Meditation is the mother term of all practices for mental training, just like conditioning is all types of muscle exercise. You can exercise your muscles through weight training, but you can also exercise your muscles through swimming, some types of yoga and so on. Same thing for meditation, many different practices, all of them leading to lasting changes in the brain and specific regions depending on the practice.
In the early 1900s an interest in Buddhism led to the development of new schools of yoga. Some of these schools were introduced to the West by Indian expert yogis. Later, other schools were designed as secularized variants of yoga traditions for use by non-Hindus. For example, the system of transcendental meditation that became popular in the 1960s coincided with the youth revolution and the disenchantment with Western culture.
In the 1970s, Jon Kabat-Zinn trained in meditation and Buddhism, started the stress reduction clinic at the University of Massachusetts. The point was to use his technique, mindfulness based stress reduction to treat chronic pain and depression. Since then, there has been an explosion in research on the effects of meditation.
The practice of meditation today, rather than focusing on spiritual growth, is a form of secular meditation that emphasizes stress reduction, relaxation, and self-improvement. So we will talk about the intersection of neuroscience, psychology, and contemplative practices such as meditation.
The scientific study of meditation was started by Herbert Benson and other researchers in the 1970s.
Herbert stated that meditation among other contemplative practices is responsible for inducing a relaxation response, and that is what meditation does. So what happens in the body during a stress response? Essentially, what would expect if you were being pursued by a lion. Your heart would beat faster, your lungs would breathe more deeply and quickly, your blood pressure would increase. Your muscles become tense and ready to pounce, your pupils dilate to see better. And at the same time, your gut would slow down because you are not going to be digesting while running for your life.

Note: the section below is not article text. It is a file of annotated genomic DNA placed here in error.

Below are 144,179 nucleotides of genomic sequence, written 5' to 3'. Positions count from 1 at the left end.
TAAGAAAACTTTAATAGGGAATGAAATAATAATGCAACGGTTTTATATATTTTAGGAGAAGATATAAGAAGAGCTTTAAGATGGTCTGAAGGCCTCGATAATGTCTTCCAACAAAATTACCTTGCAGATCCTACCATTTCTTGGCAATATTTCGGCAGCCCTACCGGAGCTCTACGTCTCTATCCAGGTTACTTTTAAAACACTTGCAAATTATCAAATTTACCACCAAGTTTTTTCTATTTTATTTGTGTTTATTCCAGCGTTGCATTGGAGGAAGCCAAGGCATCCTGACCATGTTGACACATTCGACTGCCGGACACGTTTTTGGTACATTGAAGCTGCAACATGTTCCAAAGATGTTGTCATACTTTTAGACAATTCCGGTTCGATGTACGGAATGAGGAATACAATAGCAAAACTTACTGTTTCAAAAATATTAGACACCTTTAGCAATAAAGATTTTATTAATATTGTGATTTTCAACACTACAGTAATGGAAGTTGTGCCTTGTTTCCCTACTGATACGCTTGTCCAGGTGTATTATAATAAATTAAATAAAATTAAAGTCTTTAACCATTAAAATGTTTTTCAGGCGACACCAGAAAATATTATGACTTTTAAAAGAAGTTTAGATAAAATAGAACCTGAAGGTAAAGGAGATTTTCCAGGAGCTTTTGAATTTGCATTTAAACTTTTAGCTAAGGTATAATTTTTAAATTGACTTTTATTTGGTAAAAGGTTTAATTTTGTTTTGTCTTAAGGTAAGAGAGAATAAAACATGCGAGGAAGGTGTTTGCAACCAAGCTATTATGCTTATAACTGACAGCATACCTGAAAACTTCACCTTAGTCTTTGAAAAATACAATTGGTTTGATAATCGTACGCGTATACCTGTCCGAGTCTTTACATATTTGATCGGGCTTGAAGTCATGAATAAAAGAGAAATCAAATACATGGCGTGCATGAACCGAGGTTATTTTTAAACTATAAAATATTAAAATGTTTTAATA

A relaxation response on the other hand, would do the exact opposite. Your heart and lungs would slow down, your pupils would become smaller, and your gut and reproductive systems would resume their functions. The stress response is mediated by your sympathetic system, whereas your relaxation response is mediated by the parasympathetic system. It's called the fight or flight versus the rest and digest systems. In the 1970s, Dr. Herbert Benson postulated that meditation was a practice that was designed to elicit the relaxation response. The Dalai Lama said the more modern science and the ancient science of mind come together and work together, the more our knowledge will be explained. Then eventually we can educate humanity on the importance of our inner world and mind in order to promote peaceful families, a peaceful society, and a peaceful world. Since the 1970s, the scientific study of meditation has moved beyond merely looking at stress and relaxation responses. And has instead peered deep into the brain to look at structural and functional changes.